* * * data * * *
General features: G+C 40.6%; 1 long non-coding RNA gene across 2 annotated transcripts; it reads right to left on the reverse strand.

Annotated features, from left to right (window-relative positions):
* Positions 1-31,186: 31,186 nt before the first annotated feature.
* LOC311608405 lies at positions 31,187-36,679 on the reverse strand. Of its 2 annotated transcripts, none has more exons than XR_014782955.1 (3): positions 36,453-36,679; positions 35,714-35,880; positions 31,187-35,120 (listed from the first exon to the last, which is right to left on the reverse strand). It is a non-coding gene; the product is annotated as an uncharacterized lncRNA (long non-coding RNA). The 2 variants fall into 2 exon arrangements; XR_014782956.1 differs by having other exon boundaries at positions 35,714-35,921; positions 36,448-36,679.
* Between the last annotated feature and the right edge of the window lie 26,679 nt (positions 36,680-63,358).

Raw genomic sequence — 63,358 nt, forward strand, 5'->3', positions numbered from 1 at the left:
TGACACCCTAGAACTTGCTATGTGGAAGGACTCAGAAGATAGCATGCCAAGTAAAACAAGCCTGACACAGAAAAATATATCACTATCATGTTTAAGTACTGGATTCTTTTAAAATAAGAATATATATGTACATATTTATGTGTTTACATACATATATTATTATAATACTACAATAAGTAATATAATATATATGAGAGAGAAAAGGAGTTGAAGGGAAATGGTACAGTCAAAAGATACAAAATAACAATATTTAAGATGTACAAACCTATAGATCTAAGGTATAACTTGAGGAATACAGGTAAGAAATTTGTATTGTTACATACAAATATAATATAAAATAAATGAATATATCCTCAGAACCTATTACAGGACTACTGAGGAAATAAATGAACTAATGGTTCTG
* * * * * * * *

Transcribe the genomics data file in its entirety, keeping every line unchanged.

General features: G+C 40.6%; 1 long non-coding RNA gene across 2 annotated transcripts; it reads right to left on the reverse strand.

Annotated features, from left to right (window-relative positions):
* Positions 1-31,186: 31,186 nt before the first annotated feature.
* LOC311608405 lies at positions 31,187-36,679 on the reverse strand. Of its 2 annotated transcripts, none has more exons than XR_014782955.1 (3): positions 36,453-36,679; positions 35,714-35,880; positions 31,187-35,120 (listed from the first exon to the last, which is right to left on the reverse strand). It is a non-coding gene; the product is annotated as an uncharacterized lncRNA (long non-coding RNA). The 2 variants fall into 2 exon arrangements; XR_014782956.1 differs by having other exon boundaries at positions 35,714-35,921; positions 36,448-36,679.
* Between the last annotated feature and the right edge of the window lie 26,679 nt (positions 36,680-63,358).

Raw genomic sequence — 63,358 nt, forward strand, 5'->3', positions numbered from 1 at the left:
TGACACCCTAGAACTTGCTATGTGGAAGGACTCAGAAGATAGCATGCCAAGTAAAACAAGCCTGACACAGAAAAATATATCACTATCATGTTTAAGTACTGGATTCTTTTAAAATAAGAATATATATGTACATATTTATGTGTTTACATACATATATTATTATAATACTACAATAAGTAATATAATATATATGAGAGAGAAAAGGAGTTGAAGGGAAATGGTACAGTCAAAAGATACAAAATAACAATATTTAAGATGTACAAACCTATAGATCTAAGGTATAACTTGAGGAATACAGGTAAGAAATTTGTATTGTTACATACAAATATAATATAAAATAAATGAATATATCCTCAGAACCTATTACAGGACTACTGAGGAAATAAATGAACTAATGGTTCTG